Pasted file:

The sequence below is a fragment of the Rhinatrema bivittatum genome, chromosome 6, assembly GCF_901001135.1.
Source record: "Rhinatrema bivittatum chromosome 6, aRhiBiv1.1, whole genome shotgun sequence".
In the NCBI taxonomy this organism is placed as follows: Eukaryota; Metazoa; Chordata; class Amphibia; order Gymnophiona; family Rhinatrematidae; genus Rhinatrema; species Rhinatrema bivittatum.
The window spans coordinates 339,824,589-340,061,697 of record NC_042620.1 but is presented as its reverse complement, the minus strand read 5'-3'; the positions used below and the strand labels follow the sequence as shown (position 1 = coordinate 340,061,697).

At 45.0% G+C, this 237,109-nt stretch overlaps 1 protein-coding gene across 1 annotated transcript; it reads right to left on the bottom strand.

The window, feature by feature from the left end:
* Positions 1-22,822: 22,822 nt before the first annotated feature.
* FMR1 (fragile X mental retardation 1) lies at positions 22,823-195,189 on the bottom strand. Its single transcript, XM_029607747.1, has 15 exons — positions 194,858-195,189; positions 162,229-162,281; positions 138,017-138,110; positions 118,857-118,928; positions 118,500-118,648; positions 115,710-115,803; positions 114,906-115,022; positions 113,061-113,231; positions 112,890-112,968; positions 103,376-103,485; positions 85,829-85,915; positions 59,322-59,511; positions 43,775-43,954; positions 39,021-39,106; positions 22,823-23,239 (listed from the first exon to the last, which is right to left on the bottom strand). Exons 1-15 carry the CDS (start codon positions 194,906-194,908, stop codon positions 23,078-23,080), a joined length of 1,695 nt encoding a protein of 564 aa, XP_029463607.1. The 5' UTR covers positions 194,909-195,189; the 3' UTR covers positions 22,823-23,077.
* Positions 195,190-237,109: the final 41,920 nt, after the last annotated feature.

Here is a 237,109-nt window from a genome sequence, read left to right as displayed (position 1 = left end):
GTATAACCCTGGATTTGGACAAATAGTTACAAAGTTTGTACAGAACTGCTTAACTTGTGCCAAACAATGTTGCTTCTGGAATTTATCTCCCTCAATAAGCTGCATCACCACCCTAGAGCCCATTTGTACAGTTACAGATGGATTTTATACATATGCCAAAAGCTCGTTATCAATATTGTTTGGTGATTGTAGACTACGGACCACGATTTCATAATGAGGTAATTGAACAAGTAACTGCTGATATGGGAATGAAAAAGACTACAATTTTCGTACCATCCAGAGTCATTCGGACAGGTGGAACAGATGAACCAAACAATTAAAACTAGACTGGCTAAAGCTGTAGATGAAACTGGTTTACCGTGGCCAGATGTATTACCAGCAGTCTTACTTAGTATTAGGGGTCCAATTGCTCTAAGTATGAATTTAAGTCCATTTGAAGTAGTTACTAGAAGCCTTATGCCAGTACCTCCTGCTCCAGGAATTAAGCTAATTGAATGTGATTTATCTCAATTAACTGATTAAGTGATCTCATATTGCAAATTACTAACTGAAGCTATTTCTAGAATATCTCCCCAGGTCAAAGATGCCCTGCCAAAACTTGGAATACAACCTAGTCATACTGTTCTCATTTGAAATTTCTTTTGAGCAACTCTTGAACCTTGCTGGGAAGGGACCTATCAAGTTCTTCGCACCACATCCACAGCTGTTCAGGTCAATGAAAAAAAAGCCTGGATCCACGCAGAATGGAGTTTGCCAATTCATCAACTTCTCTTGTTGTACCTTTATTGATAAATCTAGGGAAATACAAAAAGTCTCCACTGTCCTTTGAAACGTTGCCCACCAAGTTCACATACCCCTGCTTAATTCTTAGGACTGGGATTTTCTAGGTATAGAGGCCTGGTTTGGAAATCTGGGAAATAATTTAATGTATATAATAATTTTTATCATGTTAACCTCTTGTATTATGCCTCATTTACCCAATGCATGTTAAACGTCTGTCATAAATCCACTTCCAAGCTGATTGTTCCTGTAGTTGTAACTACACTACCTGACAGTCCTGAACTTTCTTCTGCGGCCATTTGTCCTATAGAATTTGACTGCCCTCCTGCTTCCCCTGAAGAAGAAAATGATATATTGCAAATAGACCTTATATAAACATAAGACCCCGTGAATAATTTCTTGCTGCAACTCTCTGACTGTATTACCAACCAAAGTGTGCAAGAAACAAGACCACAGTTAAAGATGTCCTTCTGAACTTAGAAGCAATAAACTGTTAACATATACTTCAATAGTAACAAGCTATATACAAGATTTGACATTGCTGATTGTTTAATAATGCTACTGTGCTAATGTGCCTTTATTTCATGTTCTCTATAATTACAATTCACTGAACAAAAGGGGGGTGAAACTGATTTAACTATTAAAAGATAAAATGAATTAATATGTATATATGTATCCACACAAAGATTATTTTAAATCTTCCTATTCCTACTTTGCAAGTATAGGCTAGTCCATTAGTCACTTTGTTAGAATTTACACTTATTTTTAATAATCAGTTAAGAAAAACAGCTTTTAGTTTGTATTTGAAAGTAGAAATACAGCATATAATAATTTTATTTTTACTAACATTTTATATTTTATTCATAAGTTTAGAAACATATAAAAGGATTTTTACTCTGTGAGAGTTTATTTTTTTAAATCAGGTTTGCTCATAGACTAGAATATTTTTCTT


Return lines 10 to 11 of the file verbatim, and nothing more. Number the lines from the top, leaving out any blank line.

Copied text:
Here is a 237,109-nt window from a genome sequence, read left to right as displayed (position 1 = left end):
GTATAACCCTGGATTTGGACAAATAGTTACAAAGTTTGTACAGAACTGCTTAACTTGTGCCAAACAATGTTGCTTCTGGAATTTATCTCCCTCAATAAGCTGCATCACCACCCTAGAGCCCATTTGTACAGTTACAGATGGATTTTATACATATGCCAAAAGCTCGTTATCAATATTGTTTGGTGATTGTAGACTACGGACCACGATTTCATAATGAGGTAATTGAACAAGTAACTGCTGATATGGGAATGAAAAAGACTACAATTTTCGTACCATCCAGAGTCATTCGGACAGGTGGAACAGATGAACCAAACAATTAAAACTAGACTGGCTAAAGCTGTAGATGAAACTGGTTTACCGTGGCCAGATGTATTACCAGCAGTCTTACTTAGTATTAGGGGTCCAATTGCTCTAAGTATGAATTTAAGTCCATTTGAAGTAGTTACTAGAAGCCTTATGCCAGTACCTCCTGCTCCAGGAATTAAGCTAATTGAATGTGATTTATCTCAATTAACTGATTAAGTGATCTCATATTGCAAATTACTAACTGAAGCTATTTCTAGAATATCTCCCCAGGTCAAAGATGCCCTGCCAAAACTTGGAATACAACCTAGTCATACTGTTCTCATTTGAAATTTCTTTTGAGCAACTCTTGAACCTTGCTGGGAAGGGACCTATCAAGTTCTTCGCACCACATCCACAGCTGTTCAGGTCAATGAAAAAAAAGCCTGGATCCACGCAGAATGGAGTTTGCCAATTCATCAACTTCTCTTGTTGTACCTTTATTGATAAATCTAGGGAAATACAAAAAGTCTCCACTGTCCTTTGAAACGTTGCCCACCAAGTTCACATACCCCTGCTTAATTCTTAGGACTGGGATTTTCTAGGTATAGAGGCCTGGTTTGGAAATCTGGGAAATAATTTAATGTATATAATAATTTTTATCATGTTAACCTCTTGTATTATGCCTCATTTACCCAATGCATGTTAAACGTCTGTCATAAATCCACTTCCAAGCTGATTGTTCCTGTAGTTGTAACTACACTACCTGACAGTCCTGAACTTTCTTCTGCGGCCATTTGTCCTATAGAATTTGACTGCCCTCCTGCTTCCCCTGAAGAAGAAAATGATATATTGCAAATAGACCTTATATAAACATAAGACCCCGTGAATAATTTCTTGCTGCAACTCTCTGACTGTATTACCAACCAAAGTGTGCAAGAAACAAGACCACAGTTAAAGATGTCCTTCTGAACTTAGAAGCAATAAACTGTTAACATATACTTCAATAGTAACAAGCTATATACAAGATTTGACATTGCTGATTGTTTAATAATGCTACTGTGCTAATGTGCCTTTATTTCATGTTCTCTATAATTACAATTCACTGAACAAAAGGGGGGTGAAACTGATTTAACTATTAAAAGATAAAATGAATTAATATGTATATATGTATCCACACAAAGATTATTTTAAATCTTCCTATTCCTACTTTGCAAGTATAGGCTAGTCCATTAGTCACTTTGTTAGAATTTACACTTATTTTTAATAATCAGTTAAGAAAAACAGCTTTTAGTTTGTATTTGAAAGTAGAAATACAGCATATAATAATTTTATTTTTACTAACATTTTATATTTTATTCATAAGTTTAGAAACATATAAAAGGATTTTTACTCTGTGAGAGTTTATTTTTTTAAATCAGGTTTGCTCATAGACTAGAATATTTTTCTT